One of my clients is going through the process of redeveloping their website. I’m quite fortunate to be involved at ground level, working alongside their Communications Manager to provide input to the scope and also the design brief. This is kind of remarkable in itself, as often I’d be brought in after the design was well down the track to provide the copy in isolation. It’s such a gift for the content person to be involved with scoping – but that’s a topic for another post.
So my client is talking to a few agencies about building the site– while they have a very competent IT team, they’re not the sort of business that has web design and development resources in-house – and we’ve been having some pretty interesting conversations with large and small creative agencies about how they would go about building something that will achieve the outcomes we’ve scoped. What is particularly challenging with this client is that there are a number of people who have a vested interest in the website re-development and they are not necessarily all on the same page.
We were meeting with one of the better known (I won’t say larger, as they only have a small office in Brisbane) full service agencies and they stepped us through their approach, which involves progressing through various fixed stages, following an Agile methodology – BIG tick from me. I love a good process and I love a good project methodology even more. The process was very front-end heavy with a strong emphasis on a clear strategy, right from the outset – starting with communication objectives (yep, another tick). Most of you are probably thinking that none of this is particularly noteworthy, but the thing that I took away from that meeting is what they told us after they outlined the process.
They were sharing a story about another client they had worked with, who was similar to mine: same industry; same issues with stakeholders and nebulousness around what the site needed to do and say. So the story goes that they were well into a discovery workshop to crystallise the objectives of the new site and kept running into brick walls. Turns out, the people around the table were not even aligned on their corporate identity. There were numerous versions of who the company was; what its values were; how they wanted to be seen; who their audiences were; and what they wanted to say. The agency called off the whole workshop on the spot. They sent everyone away and – after some tough conversations with key players – reconvened for a completely different kind of workshop: brand and identity. This time, the dialogue was around agreeing the identity, messages, and audiences/stakeholder groups. It was a tough session, apparently – there were some strong personalities and big egos in the room, but eventually they came to some agreement. It was only after finding common ground about the brand essence that they could progress to have a meaningful conversation about the objectives of the website.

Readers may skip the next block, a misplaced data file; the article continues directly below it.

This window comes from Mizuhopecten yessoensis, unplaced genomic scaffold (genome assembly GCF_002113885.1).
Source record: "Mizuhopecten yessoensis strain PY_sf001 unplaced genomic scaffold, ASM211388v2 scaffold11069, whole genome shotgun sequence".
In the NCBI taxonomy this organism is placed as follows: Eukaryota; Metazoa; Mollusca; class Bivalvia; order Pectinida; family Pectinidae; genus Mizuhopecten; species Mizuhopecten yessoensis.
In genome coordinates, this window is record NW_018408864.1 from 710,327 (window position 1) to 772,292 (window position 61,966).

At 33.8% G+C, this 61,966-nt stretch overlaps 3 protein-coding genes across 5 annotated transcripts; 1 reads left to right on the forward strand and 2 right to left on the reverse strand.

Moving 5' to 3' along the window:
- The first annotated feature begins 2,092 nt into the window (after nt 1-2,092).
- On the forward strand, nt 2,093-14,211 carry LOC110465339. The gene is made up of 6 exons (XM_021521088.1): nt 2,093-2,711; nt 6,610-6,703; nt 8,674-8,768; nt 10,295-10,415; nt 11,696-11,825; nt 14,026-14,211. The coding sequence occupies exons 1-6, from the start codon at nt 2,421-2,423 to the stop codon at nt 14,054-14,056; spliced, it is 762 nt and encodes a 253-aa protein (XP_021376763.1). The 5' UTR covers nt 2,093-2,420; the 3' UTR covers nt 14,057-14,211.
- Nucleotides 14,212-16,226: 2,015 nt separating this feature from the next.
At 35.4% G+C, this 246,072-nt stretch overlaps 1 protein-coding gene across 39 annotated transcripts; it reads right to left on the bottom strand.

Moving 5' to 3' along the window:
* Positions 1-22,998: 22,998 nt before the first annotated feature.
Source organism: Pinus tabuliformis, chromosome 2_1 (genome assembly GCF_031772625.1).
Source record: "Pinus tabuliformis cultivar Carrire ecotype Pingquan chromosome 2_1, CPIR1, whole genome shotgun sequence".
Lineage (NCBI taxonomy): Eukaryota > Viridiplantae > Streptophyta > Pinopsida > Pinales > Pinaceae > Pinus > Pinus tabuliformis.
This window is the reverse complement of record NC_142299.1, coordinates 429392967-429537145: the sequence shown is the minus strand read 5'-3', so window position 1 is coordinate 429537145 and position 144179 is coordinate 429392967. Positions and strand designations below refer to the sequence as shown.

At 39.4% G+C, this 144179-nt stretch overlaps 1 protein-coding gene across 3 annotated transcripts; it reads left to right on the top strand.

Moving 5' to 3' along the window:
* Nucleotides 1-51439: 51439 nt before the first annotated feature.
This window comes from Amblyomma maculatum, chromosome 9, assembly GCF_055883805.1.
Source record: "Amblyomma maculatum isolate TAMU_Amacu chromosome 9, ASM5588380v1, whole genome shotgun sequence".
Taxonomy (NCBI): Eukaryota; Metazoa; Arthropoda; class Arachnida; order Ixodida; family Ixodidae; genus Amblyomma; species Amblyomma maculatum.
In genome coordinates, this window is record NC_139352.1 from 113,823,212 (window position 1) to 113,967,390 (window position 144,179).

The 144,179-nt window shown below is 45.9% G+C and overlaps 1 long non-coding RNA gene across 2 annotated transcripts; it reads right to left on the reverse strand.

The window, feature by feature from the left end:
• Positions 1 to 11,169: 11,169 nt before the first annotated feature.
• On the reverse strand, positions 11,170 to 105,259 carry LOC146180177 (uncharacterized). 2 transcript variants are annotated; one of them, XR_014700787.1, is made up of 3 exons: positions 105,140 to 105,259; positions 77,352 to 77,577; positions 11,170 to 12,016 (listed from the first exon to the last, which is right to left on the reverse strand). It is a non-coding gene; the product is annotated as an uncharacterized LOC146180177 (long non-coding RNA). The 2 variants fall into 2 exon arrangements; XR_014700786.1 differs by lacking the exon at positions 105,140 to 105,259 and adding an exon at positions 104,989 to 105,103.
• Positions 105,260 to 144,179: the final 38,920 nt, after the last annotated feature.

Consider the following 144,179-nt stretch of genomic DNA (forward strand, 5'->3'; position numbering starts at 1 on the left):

I know, I know. You’re thinking ‘so what?’. It’s a complete, no-brainer, right? But how many times have you been involved in a project where everyone jumps straight into the ‘doing’ without making sure the foundations are rock solid? It’s easy to do – you get so caught up in delivering (especially when there is a time frame involved) that you forget to ask about the ‘why’. So my point is this: in the tradition of Simon Sinek no matter what you’re doing, the degree of success is always – always– dependent on understanding the ‘why’ and ensuring that whatever you are executing serves this. Because without a purpose, the rest is meaningless.
Is there a time when you’ve forged ahead without pausing to find the essence of what you need to achieve?